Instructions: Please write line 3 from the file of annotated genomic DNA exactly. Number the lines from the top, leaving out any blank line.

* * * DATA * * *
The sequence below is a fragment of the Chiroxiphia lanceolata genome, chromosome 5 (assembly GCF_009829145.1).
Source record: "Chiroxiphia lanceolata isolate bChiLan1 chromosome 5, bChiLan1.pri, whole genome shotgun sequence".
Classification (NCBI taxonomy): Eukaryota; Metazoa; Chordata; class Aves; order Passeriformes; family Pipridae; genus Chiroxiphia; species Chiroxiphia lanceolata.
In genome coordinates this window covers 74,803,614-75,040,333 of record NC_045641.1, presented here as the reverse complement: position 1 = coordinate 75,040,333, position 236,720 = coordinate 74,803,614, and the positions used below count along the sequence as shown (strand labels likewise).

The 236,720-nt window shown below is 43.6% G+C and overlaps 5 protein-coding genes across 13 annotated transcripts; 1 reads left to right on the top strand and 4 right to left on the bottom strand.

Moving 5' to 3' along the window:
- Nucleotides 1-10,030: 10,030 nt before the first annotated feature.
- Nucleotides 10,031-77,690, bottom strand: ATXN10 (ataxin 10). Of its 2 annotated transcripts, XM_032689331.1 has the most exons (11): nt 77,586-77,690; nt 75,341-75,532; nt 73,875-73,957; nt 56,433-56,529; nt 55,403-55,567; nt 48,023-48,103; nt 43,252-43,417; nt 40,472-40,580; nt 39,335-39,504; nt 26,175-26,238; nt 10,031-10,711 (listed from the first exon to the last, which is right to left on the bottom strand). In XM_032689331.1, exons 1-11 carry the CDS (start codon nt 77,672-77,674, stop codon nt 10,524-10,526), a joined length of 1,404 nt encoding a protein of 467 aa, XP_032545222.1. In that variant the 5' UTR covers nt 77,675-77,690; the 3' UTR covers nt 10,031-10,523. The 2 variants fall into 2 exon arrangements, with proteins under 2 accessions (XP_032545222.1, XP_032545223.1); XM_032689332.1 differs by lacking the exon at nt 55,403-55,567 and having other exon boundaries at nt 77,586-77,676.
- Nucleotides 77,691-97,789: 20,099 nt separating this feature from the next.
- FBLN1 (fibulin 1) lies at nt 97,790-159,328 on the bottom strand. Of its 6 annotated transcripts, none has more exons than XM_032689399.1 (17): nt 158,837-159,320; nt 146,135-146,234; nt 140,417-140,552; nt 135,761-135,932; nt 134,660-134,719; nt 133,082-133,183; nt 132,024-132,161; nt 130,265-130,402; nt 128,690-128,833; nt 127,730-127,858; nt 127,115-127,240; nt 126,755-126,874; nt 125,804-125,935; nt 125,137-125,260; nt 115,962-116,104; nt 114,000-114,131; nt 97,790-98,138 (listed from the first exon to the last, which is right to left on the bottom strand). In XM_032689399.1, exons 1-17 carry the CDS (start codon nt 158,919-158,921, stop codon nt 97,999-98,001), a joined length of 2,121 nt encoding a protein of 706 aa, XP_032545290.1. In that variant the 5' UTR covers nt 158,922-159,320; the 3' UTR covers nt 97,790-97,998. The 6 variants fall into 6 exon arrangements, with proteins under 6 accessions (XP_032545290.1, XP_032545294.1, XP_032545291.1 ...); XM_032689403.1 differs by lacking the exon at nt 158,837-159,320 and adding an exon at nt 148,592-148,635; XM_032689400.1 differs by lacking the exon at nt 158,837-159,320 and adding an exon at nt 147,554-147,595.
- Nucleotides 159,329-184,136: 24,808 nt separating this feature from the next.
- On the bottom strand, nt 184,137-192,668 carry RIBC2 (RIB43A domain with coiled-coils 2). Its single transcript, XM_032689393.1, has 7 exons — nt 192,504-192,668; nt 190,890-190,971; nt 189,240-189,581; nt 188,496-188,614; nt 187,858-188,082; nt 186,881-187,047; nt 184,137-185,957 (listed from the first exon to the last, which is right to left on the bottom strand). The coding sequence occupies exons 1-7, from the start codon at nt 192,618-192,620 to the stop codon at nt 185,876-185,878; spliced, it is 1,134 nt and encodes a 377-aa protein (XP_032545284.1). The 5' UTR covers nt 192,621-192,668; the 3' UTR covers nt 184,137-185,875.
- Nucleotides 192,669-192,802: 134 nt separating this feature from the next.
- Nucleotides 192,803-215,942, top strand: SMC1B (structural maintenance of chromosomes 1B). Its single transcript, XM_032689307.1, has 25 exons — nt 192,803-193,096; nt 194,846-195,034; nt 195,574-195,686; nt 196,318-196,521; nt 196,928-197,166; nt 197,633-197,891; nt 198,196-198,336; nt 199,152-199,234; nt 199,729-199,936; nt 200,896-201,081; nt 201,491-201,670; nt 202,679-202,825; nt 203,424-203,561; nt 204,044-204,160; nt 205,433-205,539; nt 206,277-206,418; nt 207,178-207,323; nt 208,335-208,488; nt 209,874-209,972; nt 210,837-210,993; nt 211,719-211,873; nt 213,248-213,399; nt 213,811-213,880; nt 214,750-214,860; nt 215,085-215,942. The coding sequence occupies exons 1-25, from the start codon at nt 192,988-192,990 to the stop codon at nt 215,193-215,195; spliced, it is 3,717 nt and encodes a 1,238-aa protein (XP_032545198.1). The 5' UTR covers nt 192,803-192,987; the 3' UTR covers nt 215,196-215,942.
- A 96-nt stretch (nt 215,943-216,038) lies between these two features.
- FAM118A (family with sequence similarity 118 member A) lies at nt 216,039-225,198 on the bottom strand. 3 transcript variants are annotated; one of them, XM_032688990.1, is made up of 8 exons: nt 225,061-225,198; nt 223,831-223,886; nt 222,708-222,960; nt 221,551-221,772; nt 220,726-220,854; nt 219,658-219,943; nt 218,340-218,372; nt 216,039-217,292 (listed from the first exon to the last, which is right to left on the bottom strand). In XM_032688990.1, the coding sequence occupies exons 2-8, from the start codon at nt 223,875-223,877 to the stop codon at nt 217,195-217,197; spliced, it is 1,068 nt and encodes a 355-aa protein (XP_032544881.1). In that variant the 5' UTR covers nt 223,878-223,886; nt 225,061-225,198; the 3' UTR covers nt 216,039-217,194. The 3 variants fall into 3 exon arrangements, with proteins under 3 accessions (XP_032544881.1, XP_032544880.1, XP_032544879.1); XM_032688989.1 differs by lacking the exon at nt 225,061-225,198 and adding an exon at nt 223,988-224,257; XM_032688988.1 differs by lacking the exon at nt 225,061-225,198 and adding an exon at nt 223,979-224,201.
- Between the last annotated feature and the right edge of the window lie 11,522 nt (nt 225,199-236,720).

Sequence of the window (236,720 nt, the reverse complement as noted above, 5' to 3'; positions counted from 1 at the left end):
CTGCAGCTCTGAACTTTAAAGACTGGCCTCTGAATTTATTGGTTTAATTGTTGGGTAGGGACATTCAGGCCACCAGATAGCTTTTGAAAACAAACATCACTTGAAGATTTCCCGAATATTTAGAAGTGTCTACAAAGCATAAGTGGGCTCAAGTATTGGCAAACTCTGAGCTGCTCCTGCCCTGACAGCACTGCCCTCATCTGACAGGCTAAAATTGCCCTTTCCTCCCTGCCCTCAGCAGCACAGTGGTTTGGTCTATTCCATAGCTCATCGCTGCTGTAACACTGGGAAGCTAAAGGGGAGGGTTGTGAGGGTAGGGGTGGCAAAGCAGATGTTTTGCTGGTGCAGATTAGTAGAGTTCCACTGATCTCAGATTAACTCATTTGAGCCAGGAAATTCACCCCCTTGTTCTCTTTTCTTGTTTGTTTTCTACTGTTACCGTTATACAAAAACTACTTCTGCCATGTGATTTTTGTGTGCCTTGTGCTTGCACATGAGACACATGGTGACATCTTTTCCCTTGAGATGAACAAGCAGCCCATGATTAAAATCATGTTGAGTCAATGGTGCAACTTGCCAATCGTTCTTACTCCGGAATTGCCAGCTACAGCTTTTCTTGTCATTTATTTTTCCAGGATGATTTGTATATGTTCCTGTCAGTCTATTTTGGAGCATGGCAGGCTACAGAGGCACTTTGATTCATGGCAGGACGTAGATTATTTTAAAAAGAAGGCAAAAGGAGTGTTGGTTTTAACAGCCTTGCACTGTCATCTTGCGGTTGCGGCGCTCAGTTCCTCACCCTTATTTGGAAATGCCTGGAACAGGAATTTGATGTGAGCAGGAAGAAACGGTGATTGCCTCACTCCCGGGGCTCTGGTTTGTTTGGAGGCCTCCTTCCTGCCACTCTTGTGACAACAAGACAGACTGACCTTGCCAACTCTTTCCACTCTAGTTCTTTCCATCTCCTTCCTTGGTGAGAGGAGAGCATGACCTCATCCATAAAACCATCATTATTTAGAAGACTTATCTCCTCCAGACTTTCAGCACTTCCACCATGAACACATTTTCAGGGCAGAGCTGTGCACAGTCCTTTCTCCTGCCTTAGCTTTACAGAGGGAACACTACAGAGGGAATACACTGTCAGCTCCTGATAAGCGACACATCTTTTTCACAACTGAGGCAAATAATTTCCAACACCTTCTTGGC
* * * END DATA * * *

Classification (NCBI taxonomy): Eukaryota; Metazoa; Chordata; class Aves; order Passeriformes; family Pipridae; genus Chiroxiphia; species Chiroxiphia lanceolata.